3 Popes Who Have Loved Our Lady

Father Salvatore Perrella on the Mariology of Paul VI, John Paul II, Benedict XVI

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By Antonio Gaspari

ROME, SEPT. 11, 2012 (Zenit.org).- The pontificates of Paul VI, John Paul II and Benedict XVI, and the Church’s study of Mary during the Second Vatican Council, have brought about a renewed and reinvigorated Mariology in our times, says the president of the Marianum Pontifical Theological Faculty.

Father Salvatore Perrella addressed the 23rd International Marian Mariological Congress, held last week, presenting the personal contribution that the Bishops of Rome have made to the deepening of the Marian doctrine of Vatican II, promulgated particularly in Chapter 8 of the Dogmatic Constitution Lumen Gentium.

According to Father Perrella, “The Council chose Mary as collaborator, Mother to the messianic work of the Son and her subordinate but effective salvific function” because “Mary’s living of the faith is singular and intimately related to the uniqueness of the mystery of Christ, she has a particular form of being in Christ, because of this Mary is Mother of the Church.”

The Council wished to stress that Mary is never an alternative to Christ; that devotion to Mary is integrated in the vision of faith that means recognizing the singularity of her role and of her way of being with Jesus Christ.

Counting the Marian documents, interventions, and messages published by the Pontiffs there is considerable growth. There were 25 written by Pius IX, 56 by Leo XIII, 37 by Pius X, 30 by Benedict XV, 309 by Pius XI, 470 by Pius XII, 501 by John XXIII, 315 by Paul VI, and 1,600 by John Paul II.

In the course of the closing address of Vatican II, Paul VI said on Nov. 21, 1964: “It is the first time that a Council presents such a vast synthesis of Catholic doctrine on the place that Mary Most Holy occupies in the mystery of Christ and of the Church.”

<p>“Knowledge of true Catholic doctrine on Mary, will always constitute a key for the exact understanding of the mystery of Christ and of the Church,” he added.

In the Apostolic Exhortation Signum magnum, Paul VI said that piety towards Mary is, for the Church, “an indisputable and unbreakable duty to the Mother of the Son of God.”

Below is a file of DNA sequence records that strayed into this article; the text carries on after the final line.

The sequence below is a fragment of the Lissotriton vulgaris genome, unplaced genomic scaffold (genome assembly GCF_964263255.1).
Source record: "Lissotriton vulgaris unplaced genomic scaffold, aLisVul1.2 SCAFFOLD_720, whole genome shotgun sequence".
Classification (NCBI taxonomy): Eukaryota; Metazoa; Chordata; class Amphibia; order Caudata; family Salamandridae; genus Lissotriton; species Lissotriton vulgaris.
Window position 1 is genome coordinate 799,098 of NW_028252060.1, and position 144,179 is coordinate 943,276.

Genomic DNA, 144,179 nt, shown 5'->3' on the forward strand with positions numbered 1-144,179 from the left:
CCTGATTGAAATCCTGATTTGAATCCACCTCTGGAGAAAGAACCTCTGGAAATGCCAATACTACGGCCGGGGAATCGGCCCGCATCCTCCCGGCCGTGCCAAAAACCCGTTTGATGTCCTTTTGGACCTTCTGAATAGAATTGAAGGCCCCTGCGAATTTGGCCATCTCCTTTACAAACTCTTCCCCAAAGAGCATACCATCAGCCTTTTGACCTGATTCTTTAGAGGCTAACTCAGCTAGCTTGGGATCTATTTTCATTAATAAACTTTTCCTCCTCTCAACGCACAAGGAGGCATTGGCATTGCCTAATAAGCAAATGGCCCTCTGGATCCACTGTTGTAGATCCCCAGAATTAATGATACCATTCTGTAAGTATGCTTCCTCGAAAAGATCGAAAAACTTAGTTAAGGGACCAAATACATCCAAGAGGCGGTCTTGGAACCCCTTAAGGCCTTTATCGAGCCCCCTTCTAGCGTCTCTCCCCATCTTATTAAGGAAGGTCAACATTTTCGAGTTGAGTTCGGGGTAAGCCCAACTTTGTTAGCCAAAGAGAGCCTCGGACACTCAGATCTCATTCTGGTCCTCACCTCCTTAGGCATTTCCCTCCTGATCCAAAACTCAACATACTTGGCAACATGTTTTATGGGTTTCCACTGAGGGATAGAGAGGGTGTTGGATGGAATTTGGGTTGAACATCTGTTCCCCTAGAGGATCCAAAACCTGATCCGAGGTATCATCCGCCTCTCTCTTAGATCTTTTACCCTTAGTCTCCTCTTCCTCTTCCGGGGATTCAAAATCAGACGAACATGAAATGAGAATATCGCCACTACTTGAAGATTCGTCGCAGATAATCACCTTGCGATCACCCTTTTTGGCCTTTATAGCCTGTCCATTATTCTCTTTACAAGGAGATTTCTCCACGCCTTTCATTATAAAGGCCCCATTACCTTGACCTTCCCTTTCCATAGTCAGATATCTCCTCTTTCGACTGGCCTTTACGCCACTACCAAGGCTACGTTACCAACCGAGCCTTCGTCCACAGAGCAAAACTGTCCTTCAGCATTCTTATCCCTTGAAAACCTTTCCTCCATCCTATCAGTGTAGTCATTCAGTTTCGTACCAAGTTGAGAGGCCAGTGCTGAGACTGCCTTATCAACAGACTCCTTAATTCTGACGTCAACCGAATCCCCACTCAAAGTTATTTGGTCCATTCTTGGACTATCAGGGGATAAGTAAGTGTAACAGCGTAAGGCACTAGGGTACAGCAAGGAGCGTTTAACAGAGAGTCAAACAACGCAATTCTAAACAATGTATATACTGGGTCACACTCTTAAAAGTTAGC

“It is an altogether singular devotion, required and founded on her theological prerogatives, attested by biblical texts, by the holy Fathers and by Lumen Gentium by which the Virgin is honored with special devotion, especially liturgical,” said the Pontiff.

In regard to Blessed Pope John Paul II, Father Perrella said he was the doctor Marianus of our time because “in his intense and noteable teaching the Virgin was one of the most recurring and loved topics.”

The then cardinal Joseph Ratzinger, today Pope Benedict XVI, stressed that “in the Mother of the Redeemer and in Mariology itself all the topics of the faith are found.”

In conclusion, the president of the Marianum said that the years of the pontificates of Paul VI, of John Paul II and now of Benedict XVI, and, in a particular way, in guiding the doctrine of chapter 8 of Lumen Gentium, the Church with her teaching and theology have “re-motivated and renewed Mariology in a convincing way.”

For Father Perrella, “Chapter 8 of Lumen Gentium has integrated Mary of Nazareth in the mystery of the Trinitarian God of Christ beginning with the Word of faith taking into due account the living Tradition of the Church, being careful to propose a doctrine that does not make dissension grow but inspires consensus and fraternal dialogue, in charity and truth, between the Church, Churches and the Christian confessions.”

The president of the Marianum confirmed that Mary has been present since the beginning of Christianity because of her person and her role and significance for the faith and for the life of faith, she has “become an indelible part of the ecclesial event, as the 2,000-year history of Christianity demonstrates read and interpreted on the important deposit of culture.”

Father Perrella concluded by stressing “may the Virgin Mary influence culture, modifying, purifying and enriching it.”

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